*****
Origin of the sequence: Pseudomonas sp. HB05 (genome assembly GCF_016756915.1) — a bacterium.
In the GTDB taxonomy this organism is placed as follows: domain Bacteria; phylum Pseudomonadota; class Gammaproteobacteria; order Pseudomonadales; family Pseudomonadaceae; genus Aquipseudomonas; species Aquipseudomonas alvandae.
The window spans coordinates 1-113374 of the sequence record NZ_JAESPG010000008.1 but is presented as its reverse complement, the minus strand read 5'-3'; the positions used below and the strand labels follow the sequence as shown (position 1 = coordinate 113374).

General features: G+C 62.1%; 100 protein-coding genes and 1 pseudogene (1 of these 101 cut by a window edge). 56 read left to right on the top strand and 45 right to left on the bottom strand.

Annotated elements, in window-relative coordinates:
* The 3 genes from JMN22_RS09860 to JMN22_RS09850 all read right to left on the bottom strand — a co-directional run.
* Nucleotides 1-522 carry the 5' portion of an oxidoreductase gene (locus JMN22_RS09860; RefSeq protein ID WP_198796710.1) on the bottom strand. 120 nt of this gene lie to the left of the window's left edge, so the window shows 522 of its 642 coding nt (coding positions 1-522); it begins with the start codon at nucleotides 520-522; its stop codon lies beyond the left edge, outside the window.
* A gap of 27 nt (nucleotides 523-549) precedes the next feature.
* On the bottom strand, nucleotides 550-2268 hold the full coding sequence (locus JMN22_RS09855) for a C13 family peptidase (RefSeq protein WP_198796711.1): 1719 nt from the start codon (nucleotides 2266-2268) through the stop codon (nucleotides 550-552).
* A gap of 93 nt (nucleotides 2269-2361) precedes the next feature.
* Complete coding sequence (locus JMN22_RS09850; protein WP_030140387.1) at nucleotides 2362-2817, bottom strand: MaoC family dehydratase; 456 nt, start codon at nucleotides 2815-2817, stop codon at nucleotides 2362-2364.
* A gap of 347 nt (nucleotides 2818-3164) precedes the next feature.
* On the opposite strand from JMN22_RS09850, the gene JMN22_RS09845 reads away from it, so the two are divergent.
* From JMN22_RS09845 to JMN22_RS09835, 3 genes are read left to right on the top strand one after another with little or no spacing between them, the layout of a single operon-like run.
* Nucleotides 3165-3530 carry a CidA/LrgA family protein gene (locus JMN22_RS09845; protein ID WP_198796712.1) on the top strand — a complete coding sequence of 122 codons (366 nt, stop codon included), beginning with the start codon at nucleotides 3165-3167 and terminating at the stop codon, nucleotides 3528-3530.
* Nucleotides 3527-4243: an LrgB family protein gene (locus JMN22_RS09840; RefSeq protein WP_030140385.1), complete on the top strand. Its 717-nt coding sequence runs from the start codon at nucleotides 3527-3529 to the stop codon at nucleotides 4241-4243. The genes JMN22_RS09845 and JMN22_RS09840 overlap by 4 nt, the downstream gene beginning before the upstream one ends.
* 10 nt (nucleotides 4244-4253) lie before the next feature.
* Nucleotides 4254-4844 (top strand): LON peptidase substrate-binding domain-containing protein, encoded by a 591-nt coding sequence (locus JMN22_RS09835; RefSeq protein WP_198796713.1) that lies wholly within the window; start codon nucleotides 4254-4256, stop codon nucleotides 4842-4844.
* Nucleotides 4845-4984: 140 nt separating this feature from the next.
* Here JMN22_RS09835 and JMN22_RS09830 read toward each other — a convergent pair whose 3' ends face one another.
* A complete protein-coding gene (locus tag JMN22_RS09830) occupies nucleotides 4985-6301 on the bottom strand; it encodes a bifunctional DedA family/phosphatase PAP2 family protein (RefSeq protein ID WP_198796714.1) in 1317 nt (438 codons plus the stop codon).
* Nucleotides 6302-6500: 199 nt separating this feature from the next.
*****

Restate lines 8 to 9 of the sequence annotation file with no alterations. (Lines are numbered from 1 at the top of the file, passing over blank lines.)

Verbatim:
* A gap of 27 nt (nucleotides 523-549) precedes the next feature.
* On the bottom strand, nucleotides 550-2268 hold the full coding sequence (locus JMN22_RS09855) for a C13 family peptidase (RefSeq protein WP_198796711.1): 1719 nt from the start codon (nucleotides 2266-2268) through the stop codon (nucleotides 550-552).